- Recognizes that current IPCC GHG accounting practices focusing on carbon flows may unintentionally obscure impacts of climate action on stable carbon sinks.
- Notes with concern the slow pace of progress to operationalize Article 6 mechanisms and the lack of funding to create enabling conditions in developing country Parties to implement Article 6 and ensure the transparency and environmental integrity of the market and non-market mechanisms.
On key political messages and next steps to achieve the Paris Agreement goals (questions 3 and 4), N4C recommends the GST outcome:
- Calls on all Parties to urgently protect, restore, and sustainably manage nature – especially irrecoverable, high carbon ecosystems, such as old-growth forests and blue carbon ecosystems – through implementing and scaling NbS in line with the GBF to deliver an integrated approach to addressing the climate and biodiversity crises, and stresses the need for effective and equitable conservation of approximately 30% to 50% of Earth’s land, freshwater and ocean areas, including currently near-natural ecosystems, to maintain the resilience of biodiversity and ecosystem services at a global scale.
- Requests all Parties to communicate new, enhanced NDCs and LT-LEDS and encourages Parties to include specific targets, policies, measures and actions that deploy high-integrity NbS to mitigate, adapt to, and avert, minimize and address loss and damage from climate change, including by accelerating transitions to low-carbon food systems, scaling nature-based ocean-climate action, and rapidly transforming energy systems, among others, ensuring alignment with scenarios for limiting global temperature rise to 1.5C, ensuring an adequate adaptation response, and their National Biodiversity Strategies and Action Plans.
- Calls on Parties and the international community to align global financial flows with halting the destruction and degradation of nature, such as through disclosure and due diligence regulations and phasing down harmful subsidies, and to fund and scale existing political ambition to drive implementation of NbS.
- Strongly urges Parties to at least quadruple annual domestic and international financing for AFOLU sector climate action by 2025, with a view to increasing annual finance flows to NbS by at least 10 times by 2030, through both traditional and innovative mechanisms, such as results-based payments for REDD+, Article 6 transactions, high-integrity carbon markets and carbon pricing, debt for nature swaps, and green bonds , among others.
- Calls upon Parties to incentivize the transition to sustainable and regenerative agriculture and agroecological practices that reduce emissions and enhance soil and biogenic carbon stocks by 2030, while also enhancing food security, ecosystem health, biodiversity, and livelihoods.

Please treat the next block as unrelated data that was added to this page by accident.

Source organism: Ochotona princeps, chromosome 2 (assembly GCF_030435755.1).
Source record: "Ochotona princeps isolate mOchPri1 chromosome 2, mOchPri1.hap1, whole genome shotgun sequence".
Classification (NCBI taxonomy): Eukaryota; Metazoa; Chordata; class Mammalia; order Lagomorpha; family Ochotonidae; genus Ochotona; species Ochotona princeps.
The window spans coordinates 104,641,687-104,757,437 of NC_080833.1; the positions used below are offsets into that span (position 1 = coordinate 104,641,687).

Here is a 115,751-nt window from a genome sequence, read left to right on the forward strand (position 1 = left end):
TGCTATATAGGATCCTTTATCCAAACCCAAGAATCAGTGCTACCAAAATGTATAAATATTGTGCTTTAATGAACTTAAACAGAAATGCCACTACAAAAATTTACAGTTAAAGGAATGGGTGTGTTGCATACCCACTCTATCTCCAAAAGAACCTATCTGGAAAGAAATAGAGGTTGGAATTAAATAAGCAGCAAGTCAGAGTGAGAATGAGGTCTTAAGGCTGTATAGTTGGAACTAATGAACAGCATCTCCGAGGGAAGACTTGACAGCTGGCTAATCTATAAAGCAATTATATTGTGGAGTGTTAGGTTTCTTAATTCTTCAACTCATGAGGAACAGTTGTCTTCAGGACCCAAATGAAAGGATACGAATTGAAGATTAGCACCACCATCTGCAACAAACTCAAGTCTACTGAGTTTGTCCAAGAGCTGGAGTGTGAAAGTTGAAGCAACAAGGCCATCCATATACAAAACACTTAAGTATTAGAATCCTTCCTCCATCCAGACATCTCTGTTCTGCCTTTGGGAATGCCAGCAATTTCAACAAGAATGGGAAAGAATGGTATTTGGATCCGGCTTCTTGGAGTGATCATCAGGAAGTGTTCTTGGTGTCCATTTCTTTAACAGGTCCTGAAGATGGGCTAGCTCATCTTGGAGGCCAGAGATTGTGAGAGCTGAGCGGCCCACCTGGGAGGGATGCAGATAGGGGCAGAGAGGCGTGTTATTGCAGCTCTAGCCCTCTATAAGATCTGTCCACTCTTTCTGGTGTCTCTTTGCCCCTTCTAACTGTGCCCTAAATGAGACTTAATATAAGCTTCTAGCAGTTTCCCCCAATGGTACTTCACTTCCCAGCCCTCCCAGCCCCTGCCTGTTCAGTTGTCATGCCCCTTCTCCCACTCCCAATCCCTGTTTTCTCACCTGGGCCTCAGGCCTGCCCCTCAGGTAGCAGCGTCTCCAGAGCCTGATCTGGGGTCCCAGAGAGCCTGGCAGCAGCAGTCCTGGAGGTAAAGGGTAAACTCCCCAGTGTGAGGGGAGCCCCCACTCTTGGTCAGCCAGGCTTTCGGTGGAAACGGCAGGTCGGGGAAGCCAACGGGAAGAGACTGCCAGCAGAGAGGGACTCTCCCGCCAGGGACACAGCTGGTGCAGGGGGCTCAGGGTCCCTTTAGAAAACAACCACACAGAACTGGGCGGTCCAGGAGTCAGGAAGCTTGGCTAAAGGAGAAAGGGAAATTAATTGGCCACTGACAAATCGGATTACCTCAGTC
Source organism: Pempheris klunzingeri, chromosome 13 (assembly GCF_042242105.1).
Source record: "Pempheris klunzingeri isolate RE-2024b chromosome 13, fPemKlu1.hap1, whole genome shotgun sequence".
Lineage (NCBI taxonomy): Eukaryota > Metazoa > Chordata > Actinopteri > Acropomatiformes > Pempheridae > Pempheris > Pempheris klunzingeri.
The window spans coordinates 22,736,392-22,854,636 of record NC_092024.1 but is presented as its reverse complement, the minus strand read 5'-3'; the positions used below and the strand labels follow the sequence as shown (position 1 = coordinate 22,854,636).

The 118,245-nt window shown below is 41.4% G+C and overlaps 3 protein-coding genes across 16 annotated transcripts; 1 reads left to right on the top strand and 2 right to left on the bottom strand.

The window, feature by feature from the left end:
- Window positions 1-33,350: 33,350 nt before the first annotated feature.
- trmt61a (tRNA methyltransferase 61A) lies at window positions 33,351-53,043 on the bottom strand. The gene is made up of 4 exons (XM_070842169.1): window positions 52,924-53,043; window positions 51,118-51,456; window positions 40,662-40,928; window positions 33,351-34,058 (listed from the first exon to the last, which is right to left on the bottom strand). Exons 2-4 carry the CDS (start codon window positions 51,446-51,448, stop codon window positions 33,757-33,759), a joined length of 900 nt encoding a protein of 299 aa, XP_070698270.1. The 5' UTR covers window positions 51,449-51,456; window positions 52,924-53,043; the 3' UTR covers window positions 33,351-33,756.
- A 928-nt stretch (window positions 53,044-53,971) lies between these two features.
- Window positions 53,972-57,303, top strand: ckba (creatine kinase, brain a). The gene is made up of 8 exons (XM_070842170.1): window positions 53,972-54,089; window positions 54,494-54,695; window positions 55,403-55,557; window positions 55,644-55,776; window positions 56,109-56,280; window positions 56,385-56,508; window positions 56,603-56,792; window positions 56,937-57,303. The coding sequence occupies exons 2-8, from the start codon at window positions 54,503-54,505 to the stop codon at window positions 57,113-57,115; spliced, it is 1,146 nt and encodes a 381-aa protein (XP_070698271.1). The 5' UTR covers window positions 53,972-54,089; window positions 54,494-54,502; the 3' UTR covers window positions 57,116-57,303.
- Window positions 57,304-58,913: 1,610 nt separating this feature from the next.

- Urges Parties to scale and accelerate locally led approaches to achieve transformative EbA action to advance climate resilient development, sustainable livelihoods, human security, and ecological integrity.
- Requests Parties to implement rights-based approaches and apply environmental and social safeguards to climate action efforts across all sectors as integral elements of successful adaptation and mitigation action in critical ecosystems, landscapes, and seascapes to ensure they protect biodiversity and drive a just transition.
- Urges all Parties to advance inclusive decision-making processes, multi-sectoral policies and governance systems needed to fast-track NbS implementation, especially by clarifying property rights and land tenure prioritizing and funding enforcement of existing regulations, developing economic incentives needed to diversify income sources in rural areas, and advancing measures to address the impact of commodity production on habitat loss.
- Also calls upon developed country Parties to urgently advance partnerships to build the capacity, MRV, technology and transparency systems needed in developing country Parties to improve knowledge transfer, accountability, and coordination mechanisms requisite for effective AFOLU sector governance.
- Encourages all Parties to adopt interoperable and transparent data systems to advance NbS across the Rio Conventions  especially The UN ‘System of Environmental Economic Accounting – Ecosystem Accounts’ as an improved information base to guide ecosystem-based climate action.
N4C calls on the GST outcome to support this high-level ambition for the role of NbS and our proposed ‘10 critical no regrets actions to accelerate NbS’.
1. IUCN. (2020) Global Standard for Nature-based Solutions. A user-friendly framework for the verification, design and scaling up of NbS. First edition. Gland, Switzerland: IUCN. https://portals.iucn.org/library/sites/library/files/documents/2020-020-En.pdf.
2. IPCC. (2023) Synthesis Report of the IPCC Sixth Assessment Report (AR6) – Longer Report. See Figure 4.1.